"This is a longtime commitment for patients, and the treatment is resource intensive," said Howard Sandler, MD, chairman and Ronald Bloom Family Chair in the Department of Radiation Oncology at Cedars-Sinai Medical Center in Los Angeles. "Because of prostate cancer's biologic properties, especially its slow-growing nature, it may be more effective and have fewer side effects if the treatment is given over a much shorter number of treatments, perhaps as few as five instead of approximately 40.
"This new approach to prostate cancer treatment requires new technology as well," Sandler said. "If a treatment is given over only five treatments, the precision of each treatment must be increased versus standard therapy, and the radiation exposure of normal tissues must be strictly limited to avoid increased adverse effects."
The optimal radiation therapy schedule for this shortened approach remains under development and is under prospective testing.
Sandler has two concerns about hypofractionation. "Perhaps the biological modeling that led to the development of hypofractionation for prostate cancer is incompletely developed," he said. "This could result in a lower effective dose of radiation being delivered, which would be detectable with higher recurrence rates. The precision of current techniques may lead to treatments that inadvertently miss the target leading to under-dosage and incomplete tumor eradication."
Secondly, the hypofractionation approach could lead to higher toxicities. Of particular concern is the possible onset of bladder or urinary toxicity 3 to 5 years after treatment. "Thus far, these concerns are hypothetical and have not been observed among early studies," Sandler said. Nonetheless, the American Society for Radiation Oncology's Emerging Technology Committee issued a report in 2008 suggesting that hypofractionation be performed in the context of clinical trials to secure the necessary evidence to better assess its value.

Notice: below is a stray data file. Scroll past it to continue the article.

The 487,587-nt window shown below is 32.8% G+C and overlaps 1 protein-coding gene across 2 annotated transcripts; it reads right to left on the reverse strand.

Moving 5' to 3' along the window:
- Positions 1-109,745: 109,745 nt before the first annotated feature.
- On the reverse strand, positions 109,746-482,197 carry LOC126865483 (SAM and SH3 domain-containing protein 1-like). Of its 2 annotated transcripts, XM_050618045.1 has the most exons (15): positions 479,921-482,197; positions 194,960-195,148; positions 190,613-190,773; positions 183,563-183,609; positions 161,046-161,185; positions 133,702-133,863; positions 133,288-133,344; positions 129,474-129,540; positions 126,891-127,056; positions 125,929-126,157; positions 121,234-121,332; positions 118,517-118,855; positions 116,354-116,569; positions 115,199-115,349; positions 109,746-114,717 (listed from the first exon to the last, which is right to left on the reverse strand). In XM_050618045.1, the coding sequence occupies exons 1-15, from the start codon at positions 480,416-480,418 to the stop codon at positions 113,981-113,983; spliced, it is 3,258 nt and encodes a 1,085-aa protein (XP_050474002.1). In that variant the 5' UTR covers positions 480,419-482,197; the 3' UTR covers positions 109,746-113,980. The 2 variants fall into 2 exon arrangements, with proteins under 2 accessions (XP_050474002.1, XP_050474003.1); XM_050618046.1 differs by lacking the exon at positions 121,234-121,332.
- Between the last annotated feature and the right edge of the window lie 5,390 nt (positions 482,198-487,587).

Proton Beam Therapy
Unlike conventional x-rays, which pass in and out of a patient creating an "exit dose," protons enter a patient but stop at a prescribed depth where they deliver the bulk of their cancer-destroying energy. Called proton beam therapy, "this type of treatment allows radiation to be delivered precisely with a potentially improved and more homogeneous dose distribution to the target and lower dose delivery to surrounding normal tissues and to the body as a whole," Efstathiou said. Delivery of this noninvasive therapy requires a patient to lie flat on a table for a few minutes while the beam is delivered. Treatments are typically delivered once a day, 5 days a week, for approximately 8 weeks. Proton therapy has the potential to decrease the side effects associated with radiation therapy and improve the patient's quality of life.
On the down side, proton therapy may cost 50% to 70% more than traditional radiation therapies. This is primarily due to the high cost of building a proton beam facility. Clear data demonstrating improved treatment outcomes from proton beam therapy will take time.
Karen Appold is a medical writer based in Royersford, PA.